Chicago

VIDEO PREMIERE: V.V. Lightbody - Fish In Fives

Will Shenton

V.V. Lightbody's self-described "nap-rock" earns its title on her dreamy new video, "Fish In Fives." Taken from her forthcoming solo LP, Bathing Peach, the soporific tune seems to take its bedroom-pop moniker literally, meandering among shots of the Chicago-based artist abortively trying to wake up and face the day. Awash in sleepy haze and Lightbody's soothing vocals, it's a deeply introspective song that steps back from a relationship in favor of self-discovery.

We see that self-discovery somewhat literally in the form of Lightbody's attendants, who seem to represent her own multifaceted indecision. As they lounge around her on the bed, help her get dressed in the bathroom, and watch her chop flowers in the kitchen, we're invited to see them as aspects of her own personality. It's as if she's yet to choose her own identity, but as soon as she leaves the house to lazily rollerblade around town, she's an individual once again. Her bedroom is where she retreats to grow, and the world outside is where she tries on her new self.

This is all to say nothing of the song itself, which is gorgeously groovy. Lightbody's voice, whether solo or harmonized, is the perfect vehicle for its naturalistic vignettes ("You know I'm just a little fox, babe / In its neighboring den / Sitting hens in a box"), and the understated jazz-pop instrumentals are irresistible. Warm and approachable, "Fish In Fives" is nonetheless cerebral, and the blend of concepts and styles it contains are truly impressive.

Bathing Peach is out June 15, 2018. Be sure to catch V.V. Lightbody's album release show TONIGHT (June 8) in Chicago!

REVIEW: Melkbelly - Nothing Valley

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Phillipe Roberts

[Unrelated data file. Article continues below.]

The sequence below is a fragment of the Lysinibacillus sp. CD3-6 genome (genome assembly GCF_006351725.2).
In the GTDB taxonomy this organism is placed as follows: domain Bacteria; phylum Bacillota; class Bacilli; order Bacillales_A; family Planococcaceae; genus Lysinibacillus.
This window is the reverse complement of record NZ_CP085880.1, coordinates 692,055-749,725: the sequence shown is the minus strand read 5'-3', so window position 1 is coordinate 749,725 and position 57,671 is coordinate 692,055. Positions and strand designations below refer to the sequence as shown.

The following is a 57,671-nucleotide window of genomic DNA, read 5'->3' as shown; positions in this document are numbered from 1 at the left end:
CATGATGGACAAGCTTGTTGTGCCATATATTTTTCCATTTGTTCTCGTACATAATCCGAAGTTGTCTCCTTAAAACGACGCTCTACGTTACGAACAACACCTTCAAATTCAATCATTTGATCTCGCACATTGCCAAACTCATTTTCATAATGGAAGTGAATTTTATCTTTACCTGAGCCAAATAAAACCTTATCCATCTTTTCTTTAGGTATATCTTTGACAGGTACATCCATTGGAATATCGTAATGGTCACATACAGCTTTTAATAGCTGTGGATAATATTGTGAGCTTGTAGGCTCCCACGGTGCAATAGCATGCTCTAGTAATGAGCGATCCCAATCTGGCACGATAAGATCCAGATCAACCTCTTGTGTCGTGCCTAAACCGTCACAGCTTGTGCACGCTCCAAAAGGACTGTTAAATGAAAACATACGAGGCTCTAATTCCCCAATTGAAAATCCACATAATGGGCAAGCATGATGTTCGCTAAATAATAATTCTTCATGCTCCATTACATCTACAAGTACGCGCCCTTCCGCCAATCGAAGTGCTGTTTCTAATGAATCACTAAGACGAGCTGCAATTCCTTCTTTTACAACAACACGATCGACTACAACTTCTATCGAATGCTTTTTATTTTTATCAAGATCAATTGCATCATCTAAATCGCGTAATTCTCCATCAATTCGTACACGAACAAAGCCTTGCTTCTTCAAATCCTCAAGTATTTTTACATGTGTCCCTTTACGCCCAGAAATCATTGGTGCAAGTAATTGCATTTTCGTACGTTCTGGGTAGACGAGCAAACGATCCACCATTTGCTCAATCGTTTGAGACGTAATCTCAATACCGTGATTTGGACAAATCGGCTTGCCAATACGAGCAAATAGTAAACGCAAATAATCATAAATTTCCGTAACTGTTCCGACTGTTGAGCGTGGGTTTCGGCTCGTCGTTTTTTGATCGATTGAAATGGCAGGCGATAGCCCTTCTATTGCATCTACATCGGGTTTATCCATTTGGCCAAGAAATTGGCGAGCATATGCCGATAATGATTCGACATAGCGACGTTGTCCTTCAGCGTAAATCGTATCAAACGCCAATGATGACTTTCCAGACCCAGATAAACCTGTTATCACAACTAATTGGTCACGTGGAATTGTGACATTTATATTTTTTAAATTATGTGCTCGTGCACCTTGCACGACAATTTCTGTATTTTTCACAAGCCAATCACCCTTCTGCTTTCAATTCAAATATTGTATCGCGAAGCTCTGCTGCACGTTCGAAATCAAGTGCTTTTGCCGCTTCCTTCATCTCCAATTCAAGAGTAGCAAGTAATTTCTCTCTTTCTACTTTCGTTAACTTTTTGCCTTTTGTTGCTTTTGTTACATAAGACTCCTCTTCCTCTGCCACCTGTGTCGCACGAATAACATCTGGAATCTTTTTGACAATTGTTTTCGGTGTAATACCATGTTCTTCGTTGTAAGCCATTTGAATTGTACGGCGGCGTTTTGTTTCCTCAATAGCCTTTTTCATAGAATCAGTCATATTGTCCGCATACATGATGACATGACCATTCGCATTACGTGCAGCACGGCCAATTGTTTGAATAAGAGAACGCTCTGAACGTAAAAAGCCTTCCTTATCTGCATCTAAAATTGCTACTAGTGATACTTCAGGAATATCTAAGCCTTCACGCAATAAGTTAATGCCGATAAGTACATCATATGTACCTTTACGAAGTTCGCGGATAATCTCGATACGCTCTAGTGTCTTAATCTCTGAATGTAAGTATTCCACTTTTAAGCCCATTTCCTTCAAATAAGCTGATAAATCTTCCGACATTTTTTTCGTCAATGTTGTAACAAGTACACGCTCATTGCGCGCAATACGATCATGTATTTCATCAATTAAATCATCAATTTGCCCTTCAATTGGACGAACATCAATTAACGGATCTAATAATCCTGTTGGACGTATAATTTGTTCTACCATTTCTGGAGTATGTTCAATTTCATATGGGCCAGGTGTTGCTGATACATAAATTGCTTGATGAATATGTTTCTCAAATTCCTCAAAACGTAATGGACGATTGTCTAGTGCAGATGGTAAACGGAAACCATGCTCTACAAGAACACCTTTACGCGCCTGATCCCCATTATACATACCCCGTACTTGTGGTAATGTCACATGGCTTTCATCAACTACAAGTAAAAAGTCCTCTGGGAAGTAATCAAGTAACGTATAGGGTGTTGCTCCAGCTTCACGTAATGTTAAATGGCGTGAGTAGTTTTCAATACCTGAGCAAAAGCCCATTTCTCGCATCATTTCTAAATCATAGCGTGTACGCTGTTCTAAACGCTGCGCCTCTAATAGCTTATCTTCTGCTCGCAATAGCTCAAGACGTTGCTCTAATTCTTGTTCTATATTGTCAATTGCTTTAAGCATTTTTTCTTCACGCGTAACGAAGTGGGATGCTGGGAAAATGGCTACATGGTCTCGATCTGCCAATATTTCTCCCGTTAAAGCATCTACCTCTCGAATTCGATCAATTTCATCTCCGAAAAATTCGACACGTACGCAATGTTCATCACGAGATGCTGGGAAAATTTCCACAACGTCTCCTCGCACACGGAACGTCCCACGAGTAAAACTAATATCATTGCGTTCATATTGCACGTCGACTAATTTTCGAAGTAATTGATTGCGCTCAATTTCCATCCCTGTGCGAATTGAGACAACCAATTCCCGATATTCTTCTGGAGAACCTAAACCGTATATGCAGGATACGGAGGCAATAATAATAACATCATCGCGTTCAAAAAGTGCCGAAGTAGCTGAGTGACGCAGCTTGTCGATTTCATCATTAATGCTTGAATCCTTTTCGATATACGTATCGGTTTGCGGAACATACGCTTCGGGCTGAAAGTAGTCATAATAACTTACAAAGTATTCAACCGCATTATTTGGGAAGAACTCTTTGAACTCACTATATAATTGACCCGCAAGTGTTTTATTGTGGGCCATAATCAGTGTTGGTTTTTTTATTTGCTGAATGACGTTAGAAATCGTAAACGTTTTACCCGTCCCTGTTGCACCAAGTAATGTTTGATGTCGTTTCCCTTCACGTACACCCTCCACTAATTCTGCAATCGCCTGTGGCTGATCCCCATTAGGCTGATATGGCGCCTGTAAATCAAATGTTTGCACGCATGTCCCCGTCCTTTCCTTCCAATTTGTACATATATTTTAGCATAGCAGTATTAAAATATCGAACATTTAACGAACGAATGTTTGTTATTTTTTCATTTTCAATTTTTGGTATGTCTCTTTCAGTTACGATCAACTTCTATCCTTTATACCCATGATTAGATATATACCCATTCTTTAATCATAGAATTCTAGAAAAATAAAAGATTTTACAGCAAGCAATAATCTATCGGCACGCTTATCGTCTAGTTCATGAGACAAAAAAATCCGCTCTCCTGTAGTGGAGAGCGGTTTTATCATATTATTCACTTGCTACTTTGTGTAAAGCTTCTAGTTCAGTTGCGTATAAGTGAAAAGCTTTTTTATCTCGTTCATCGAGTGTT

For artists percolating in global DIY, “debut album” is often a misnomer. Regardless of our fixation on the LP format as the defining unit of measurement for musical expression, these bands have usually been kicking around the scene for years, nervously fine-tuning their sound in bars and basements; chances are, they’ve “debuted” dozens if not hundreds of times before your needle hits the wax.

Melkbelly, who've just released their first long player after three years as some of Chicago’s leading noise-rock luminaries, are living that storyline right now: “emerging” from relative obscurity (having opened for such famous nobodies as Speedy Ortiz and Built to Spill) with a world-conquering debut of their own. Unapologetically refusing to pare down their wide-ranging sludge voyages in favor of pop appeal (they already have it in spades, thank you very much), Melkbelly turns up both the gain and the hooks for a more-is-more approach. Nothing Valley wisely takes the money and runs for the hills.

Previous releases by Melkbelly, even last year’s Mount Kool Kid/Elk Mountain split, failed to capture the frighteningly raw power that the four-piece brings to the stage, often sounding like you were hearing them from behind bulletproof glass. Their Breeders-by-way-of-Lightning Bolt ferocity means that Miranda Winters’ sing-song melodies are prone to spectacular and spontaneous combustion at any given moment. Seeing them can feel a bit like watching Godzilla stomping through downtown Tokyo—rapturous awe at the size of their sound, and sheer terror at the knowledge that they could bring it all toppling down with a flick of the tail.